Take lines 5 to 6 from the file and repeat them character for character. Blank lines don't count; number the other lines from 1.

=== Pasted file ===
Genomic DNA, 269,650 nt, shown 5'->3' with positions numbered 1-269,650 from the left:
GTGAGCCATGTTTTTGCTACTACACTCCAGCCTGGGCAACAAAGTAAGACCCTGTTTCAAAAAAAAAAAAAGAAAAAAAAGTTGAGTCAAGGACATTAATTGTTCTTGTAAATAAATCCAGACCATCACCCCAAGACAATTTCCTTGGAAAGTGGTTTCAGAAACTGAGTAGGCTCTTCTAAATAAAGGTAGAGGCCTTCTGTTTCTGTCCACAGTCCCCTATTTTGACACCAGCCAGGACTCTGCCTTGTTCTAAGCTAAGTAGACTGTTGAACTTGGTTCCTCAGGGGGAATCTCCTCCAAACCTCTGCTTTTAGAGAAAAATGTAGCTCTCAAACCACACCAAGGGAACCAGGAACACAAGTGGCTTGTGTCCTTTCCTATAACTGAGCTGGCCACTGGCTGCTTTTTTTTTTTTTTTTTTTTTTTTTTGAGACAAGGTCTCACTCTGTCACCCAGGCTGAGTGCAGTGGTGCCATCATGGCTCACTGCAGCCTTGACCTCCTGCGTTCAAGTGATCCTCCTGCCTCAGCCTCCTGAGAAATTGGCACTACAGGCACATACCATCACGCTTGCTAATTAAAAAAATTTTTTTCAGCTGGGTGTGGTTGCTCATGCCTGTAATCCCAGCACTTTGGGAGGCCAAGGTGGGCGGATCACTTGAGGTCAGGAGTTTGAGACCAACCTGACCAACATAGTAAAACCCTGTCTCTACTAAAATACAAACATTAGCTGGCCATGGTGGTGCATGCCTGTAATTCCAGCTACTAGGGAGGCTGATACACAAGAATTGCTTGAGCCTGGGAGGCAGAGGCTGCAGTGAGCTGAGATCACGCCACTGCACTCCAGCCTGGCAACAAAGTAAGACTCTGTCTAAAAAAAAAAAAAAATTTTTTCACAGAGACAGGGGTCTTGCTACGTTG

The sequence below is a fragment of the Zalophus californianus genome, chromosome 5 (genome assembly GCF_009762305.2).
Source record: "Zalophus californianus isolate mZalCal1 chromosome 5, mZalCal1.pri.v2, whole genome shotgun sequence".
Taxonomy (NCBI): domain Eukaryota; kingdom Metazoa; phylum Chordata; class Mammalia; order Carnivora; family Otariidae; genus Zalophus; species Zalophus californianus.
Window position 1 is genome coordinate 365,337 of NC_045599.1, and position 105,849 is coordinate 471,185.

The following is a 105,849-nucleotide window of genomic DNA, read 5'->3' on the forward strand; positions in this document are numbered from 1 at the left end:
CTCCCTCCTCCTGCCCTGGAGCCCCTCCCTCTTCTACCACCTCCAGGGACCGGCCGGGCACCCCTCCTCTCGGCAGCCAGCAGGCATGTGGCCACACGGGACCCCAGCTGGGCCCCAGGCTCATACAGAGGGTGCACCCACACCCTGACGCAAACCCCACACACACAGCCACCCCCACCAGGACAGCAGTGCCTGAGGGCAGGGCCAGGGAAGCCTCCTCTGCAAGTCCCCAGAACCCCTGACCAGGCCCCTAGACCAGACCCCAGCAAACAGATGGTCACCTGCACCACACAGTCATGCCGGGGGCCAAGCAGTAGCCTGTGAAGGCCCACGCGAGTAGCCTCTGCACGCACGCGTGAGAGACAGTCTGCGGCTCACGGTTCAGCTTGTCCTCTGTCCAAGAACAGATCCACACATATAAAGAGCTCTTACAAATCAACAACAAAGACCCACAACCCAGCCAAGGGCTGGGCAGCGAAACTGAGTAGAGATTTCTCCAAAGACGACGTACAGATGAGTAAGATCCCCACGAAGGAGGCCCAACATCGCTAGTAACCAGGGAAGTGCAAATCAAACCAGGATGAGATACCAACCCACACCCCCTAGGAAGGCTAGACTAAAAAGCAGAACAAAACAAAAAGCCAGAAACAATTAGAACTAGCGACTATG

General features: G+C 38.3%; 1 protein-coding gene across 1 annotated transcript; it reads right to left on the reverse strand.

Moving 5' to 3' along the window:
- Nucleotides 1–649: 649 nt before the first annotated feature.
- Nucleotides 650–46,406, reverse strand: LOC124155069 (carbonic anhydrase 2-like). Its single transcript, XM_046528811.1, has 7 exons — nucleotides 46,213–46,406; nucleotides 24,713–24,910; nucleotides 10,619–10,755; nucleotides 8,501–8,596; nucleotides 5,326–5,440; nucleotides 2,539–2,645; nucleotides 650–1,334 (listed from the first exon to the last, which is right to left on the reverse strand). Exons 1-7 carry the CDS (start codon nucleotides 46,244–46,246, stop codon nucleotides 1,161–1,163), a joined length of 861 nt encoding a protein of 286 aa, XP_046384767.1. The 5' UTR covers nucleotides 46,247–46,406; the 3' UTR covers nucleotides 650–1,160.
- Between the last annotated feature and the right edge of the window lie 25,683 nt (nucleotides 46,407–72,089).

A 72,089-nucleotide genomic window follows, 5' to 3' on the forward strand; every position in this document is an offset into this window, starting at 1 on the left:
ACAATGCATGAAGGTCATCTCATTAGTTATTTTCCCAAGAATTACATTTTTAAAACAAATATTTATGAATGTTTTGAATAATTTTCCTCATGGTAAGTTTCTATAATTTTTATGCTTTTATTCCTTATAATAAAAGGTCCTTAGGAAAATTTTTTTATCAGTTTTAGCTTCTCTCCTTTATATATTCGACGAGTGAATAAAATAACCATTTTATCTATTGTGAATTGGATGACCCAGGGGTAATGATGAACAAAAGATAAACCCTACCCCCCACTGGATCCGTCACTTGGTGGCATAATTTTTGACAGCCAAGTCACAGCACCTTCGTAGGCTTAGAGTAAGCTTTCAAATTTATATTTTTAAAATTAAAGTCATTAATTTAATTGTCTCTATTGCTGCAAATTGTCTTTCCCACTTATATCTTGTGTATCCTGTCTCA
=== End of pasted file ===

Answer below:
Taxonomy (NCBI): domain Eukaryota; kingdom Metazoa; phylum Chordata; class Mammalia; order Carnivora; family Otariidae; genus Zalophus; species Zalophus californianus.
Window position 1 is genome coordinate 365,337 of NC_045599.1, and position 105,849 is coordinate 471,185.